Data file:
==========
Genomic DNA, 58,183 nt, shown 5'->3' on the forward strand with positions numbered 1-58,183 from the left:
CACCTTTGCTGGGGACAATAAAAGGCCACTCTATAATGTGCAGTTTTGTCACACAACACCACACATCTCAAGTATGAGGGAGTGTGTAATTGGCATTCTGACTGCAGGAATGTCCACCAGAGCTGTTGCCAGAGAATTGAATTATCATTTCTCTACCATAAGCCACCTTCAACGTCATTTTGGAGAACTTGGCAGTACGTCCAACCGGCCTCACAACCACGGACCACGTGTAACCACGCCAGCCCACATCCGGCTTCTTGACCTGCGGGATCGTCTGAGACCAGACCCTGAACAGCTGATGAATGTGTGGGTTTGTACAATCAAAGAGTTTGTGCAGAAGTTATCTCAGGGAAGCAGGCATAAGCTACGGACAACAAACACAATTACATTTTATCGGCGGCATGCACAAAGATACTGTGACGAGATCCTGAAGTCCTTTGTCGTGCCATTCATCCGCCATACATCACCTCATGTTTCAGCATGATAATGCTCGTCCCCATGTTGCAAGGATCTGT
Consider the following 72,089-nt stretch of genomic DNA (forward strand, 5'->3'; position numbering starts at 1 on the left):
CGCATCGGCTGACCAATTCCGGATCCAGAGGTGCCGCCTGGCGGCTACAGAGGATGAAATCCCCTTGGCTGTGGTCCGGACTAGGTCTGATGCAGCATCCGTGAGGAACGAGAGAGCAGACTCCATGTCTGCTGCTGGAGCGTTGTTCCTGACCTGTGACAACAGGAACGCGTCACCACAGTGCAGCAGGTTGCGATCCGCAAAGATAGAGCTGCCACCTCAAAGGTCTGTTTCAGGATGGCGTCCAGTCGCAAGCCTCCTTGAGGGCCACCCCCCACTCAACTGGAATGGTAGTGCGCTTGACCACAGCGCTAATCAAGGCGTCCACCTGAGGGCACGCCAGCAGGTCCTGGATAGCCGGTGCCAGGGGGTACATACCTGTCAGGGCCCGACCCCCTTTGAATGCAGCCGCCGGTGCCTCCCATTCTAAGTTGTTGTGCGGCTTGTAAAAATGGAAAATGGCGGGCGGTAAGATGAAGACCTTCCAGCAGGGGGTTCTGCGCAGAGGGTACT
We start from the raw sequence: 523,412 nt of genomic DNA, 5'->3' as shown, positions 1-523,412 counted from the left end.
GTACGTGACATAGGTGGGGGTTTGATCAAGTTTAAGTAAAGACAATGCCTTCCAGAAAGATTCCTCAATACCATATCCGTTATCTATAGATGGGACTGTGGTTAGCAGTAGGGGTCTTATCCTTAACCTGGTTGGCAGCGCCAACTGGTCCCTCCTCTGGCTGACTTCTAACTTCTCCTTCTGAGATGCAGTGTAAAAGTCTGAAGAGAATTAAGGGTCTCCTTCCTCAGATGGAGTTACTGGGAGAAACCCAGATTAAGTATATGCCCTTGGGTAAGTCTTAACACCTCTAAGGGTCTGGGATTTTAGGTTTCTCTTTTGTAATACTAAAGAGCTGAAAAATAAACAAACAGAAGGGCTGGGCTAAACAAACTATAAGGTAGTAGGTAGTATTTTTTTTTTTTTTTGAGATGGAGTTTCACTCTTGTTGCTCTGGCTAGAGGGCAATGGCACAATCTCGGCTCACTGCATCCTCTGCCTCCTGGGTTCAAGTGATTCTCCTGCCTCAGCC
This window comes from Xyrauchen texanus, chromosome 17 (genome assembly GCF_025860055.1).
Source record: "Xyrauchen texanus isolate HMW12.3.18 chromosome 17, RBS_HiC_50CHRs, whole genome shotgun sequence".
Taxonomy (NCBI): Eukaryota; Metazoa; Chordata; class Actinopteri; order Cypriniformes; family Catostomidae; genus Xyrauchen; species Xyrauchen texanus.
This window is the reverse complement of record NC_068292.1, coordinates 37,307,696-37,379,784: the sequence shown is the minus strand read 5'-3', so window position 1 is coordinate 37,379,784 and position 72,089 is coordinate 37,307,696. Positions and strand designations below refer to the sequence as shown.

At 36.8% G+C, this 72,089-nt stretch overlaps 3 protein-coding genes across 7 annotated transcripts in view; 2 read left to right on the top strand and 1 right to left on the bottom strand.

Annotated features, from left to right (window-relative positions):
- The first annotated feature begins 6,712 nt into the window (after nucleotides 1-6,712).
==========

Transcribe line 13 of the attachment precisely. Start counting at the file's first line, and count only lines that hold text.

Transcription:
- The first annotated feature begins 6,712 nt into the window (after nucleotides 1-6,712).